Fake debt collectors call people and try to trick them into paying up for expired or even entirely nonexistent "phantom" debts.
No one likes dealing with debt collectors. It’s rarely a fun conversation to have, especially when so much of your financial life could be dependent on whether that collections agency is reporting your account to the credit bureaus.
Unpaid debts can drag down your credit score leading to fewer options when you need a personal loan. Plus, it’s likely that additional penalties and fees that could be attached to those unpaid debts.
But much worse than dealing with a legitimate debt collector is accidentally falling for a scammer pretending to be a legit collector. That’s how you end up forking over hundreds or even thousands of dollars and coming away with absolutely nothing to show for it!
This is why it’s important to learn how to spot debt collection scams and how to overcome them.
Fake debt collectors are a real problem.
Debt collection scammers use manipulation and deceit in their attempts to fool you. It’s become such a major issue that government agencies have started to step in.
“Receiving a telephone call from a debt collector is not a pleasant experience,” acknowledged Steve Weisman, a lawyer, author, and identity theft expert who writes at Scamicide.com. “Being hounded by someone attempting to collect a debt you do not owe is fraud. These non-existent debts are sometimes referred to as ‘phantom debts.’
“The Federal Trade Commission (FTC) recently obtained a temporary restraining order against Global Asset Financial Services Group, LLC, ten affiliated companies, and their six individual principals preventing them from continuing to use deceptive and threatening tactics to collect phantom debts from consumers that were not even owed by the consumers.
“In some instances, the scammers posed as attorneys and threatened lawsuits if their victims did not pay the non-existent debts. The case against Global Asset Financial Services Group, LLC and the other defendants is continuing in the Federal District Court for the Western District of North Carolina.”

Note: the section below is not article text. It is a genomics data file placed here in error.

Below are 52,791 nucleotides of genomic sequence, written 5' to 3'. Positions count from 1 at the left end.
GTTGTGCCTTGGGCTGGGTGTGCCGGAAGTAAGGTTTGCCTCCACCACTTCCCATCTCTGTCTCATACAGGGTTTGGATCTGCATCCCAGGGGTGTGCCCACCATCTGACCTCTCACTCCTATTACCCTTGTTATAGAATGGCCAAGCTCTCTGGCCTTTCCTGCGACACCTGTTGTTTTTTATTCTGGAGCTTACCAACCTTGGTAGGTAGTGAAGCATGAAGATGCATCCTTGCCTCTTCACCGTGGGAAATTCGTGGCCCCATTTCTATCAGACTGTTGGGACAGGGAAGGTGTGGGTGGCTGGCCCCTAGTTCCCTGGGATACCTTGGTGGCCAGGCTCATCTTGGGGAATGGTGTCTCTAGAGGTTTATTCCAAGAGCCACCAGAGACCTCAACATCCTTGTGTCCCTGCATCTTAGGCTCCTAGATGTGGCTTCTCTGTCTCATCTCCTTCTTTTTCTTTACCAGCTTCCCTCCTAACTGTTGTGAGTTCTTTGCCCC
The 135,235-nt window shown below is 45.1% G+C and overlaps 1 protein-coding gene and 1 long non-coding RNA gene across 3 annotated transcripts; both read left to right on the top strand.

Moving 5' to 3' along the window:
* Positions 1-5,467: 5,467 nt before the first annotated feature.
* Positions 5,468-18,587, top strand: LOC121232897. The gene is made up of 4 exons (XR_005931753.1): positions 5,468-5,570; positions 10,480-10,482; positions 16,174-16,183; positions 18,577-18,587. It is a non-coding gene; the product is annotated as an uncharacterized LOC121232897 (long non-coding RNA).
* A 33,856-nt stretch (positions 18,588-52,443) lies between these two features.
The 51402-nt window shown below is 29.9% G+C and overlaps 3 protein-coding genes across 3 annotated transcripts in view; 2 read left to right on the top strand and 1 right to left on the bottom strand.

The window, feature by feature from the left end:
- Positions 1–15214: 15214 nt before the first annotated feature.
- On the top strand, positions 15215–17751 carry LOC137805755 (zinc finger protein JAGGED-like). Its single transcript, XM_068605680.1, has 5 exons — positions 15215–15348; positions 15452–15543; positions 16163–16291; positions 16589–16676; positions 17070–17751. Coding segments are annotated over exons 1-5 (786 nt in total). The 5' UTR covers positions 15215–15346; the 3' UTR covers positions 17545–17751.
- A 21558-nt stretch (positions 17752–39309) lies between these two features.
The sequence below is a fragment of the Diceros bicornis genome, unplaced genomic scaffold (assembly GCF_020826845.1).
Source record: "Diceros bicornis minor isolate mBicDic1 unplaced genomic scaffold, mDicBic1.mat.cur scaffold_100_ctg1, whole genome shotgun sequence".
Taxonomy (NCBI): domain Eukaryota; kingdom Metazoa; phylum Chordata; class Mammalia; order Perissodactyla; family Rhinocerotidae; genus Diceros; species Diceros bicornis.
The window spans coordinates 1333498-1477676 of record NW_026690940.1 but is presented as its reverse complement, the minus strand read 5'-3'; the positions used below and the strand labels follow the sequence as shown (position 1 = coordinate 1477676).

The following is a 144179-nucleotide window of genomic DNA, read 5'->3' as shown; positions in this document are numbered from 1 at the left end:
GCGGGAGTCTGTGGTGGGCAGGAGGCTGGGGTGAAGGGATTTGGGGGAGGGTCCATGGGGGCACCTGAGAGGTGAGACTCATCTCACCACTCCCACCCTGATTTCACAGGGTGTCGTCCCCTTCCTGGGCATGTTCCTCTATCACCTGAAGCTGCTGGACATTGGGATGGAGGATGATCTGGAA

Thankfully, there are ways you can tell if a debt collection call is legitimate.
Verify the debt and the debt collector.
Some of the steps to verifying the legitimacy of a debt you’re being contacted about are fairly obvious; but when faced with the pressure of persons presenting themselves as a debt collector, it’s easy to get shaken up.
“First of all, work out if you actually owe any money!” urged Stephen Hart, CEO of Cardswitcher. “It’s surprising how many people don’t remember to do that.
“A simple trick is to do a simple Google search on the phone number or email address that they are contacting you from and see what comes up. You’ll often find that common scammers will be named and shamed by others. If you can’t find any information, or the website that you’re led to has an odd design, lots of spelling and grammatical errors, and just doesn’t look right, that should set some alarm bells sounding.
“While it’s obvious that a debt collector will want you to repay money quickly, they’ll usually give you a bit of breathing space and give you some options to pay back what you owe. If a debt collector is pressuring you to pay back money immediately, that’s usually a sign that they’re not a legitimate collector.”
And that’s not the only suspicious behavior a fake debt collector might exhibit.
“If the debt collector will not identify themselves by name (person and company), hang up,” advised Todd Christensen, education manager for Money Fit by DRS, Inc. “If the collection agency threatens to send a sheriff to your doorstep, it is likely a scam and definitely a violation of the Fair Debt Collection Practices Act.
“If the debt collector will not or cannot tell you what the debt was for, hang up. If the collection agency can’t provide you within 30 days documentation of what the debt was originally for, block their number and hang up on them.”